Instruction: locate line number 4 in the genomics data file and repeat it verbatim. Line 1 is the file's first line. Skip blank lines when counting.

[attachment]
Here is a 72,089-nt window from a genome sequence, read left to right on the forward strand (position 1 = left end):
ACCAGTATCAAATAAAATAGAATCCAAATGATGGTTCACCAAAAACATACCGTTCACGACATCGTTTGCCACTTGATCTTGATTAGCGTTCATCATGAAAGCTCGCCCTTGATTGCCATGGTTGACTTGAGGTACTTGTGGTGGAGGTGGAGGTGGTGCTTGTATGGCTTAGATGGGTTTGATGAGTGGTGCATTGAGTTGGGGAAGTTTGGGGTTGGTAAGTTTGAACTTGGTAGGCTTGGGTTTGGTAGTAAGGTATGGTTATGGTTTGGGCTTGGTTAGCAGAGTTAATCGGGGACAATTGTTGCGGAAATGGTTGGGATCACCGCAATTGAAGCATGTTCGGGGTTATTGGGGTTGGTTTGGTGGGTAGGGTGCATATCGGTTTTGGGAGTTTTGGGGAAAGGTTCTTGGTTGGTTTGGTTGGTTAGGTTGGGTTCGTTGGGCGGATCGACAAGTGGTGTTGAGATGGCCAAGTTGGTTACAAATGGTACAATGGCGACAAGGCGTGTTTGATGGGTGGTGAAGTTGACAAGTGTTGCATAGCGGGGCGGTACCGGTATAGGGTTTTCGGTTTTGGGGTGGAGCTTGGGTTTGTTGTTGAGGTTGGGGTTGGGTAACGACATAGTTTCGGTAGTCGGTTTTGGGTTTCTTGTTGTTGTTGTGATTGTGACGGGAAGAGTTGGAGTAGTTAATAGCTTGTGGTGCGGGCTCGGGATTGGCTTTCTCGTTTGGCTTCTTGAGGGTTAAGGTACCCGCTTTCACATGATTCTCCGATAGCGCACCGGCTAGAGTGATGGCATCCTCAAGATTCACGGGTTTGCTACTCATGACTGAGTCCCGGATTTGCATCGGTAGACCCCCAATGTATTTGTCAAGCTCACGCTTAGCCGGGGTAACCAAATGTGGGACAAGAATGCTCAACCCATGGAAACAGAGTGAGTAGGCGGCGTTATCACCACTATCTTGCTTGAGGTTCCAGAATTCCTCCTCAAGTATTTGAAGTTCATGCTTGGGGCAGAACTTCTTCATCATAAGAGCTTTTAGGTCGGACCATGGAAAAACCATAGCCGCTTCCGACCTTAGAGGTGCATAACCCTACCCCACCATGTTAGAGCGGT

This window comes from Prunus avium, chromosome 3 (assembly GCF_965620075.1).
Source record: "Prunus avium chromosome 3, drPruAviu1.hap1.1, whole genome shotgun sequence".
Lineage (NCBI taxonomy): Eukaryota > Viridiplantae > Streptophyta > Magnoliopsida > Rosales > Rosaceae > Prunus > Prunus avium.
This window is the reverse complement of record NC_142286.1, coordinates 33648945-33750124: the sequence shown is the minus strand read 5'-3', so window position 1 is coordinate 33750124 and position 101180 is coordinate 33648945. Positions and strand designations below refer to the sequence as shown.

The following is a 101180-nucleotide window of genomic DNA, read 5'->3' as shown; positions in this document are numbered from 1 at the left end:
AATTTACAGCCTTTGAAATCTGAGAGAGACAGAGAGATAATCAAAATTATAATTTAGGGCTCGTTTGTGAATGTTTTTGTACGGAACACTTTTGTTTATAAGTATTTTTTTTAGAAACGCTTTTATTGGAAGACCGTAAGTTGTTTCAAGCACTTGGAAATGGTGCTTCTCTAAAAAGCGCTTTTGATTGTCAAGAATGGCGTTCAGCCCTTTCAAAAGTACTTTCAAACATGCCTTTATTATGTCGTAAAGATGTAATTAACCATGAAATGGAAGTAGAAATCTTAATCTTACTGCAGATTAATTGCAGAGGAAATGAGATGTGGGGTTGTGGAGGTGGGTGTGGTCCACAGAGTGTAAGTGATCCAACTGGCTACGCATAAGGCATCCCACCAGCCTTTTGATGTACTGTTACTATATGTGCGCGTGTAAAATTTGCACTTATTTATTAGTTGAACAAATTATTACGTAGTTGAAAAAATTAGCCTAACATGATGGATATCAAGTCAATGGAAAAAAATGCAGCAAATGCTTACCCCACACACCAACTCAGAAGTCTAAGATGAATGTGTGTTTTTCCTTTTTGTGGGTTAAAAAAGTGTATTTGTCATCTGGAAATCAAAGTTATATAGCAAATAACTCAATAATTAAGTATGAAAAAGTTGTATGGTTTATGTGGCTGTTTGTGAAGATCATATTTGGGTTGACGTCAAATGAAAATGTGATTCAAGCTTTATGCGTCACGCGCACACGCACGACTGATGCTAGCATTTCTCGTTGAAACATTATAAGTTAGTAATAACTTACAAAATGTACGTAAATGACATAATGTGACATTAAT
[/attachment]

Source record: "Prunus avium chromosome 3, drPruAviu1.hap1.1, whole genome shotgun sequence".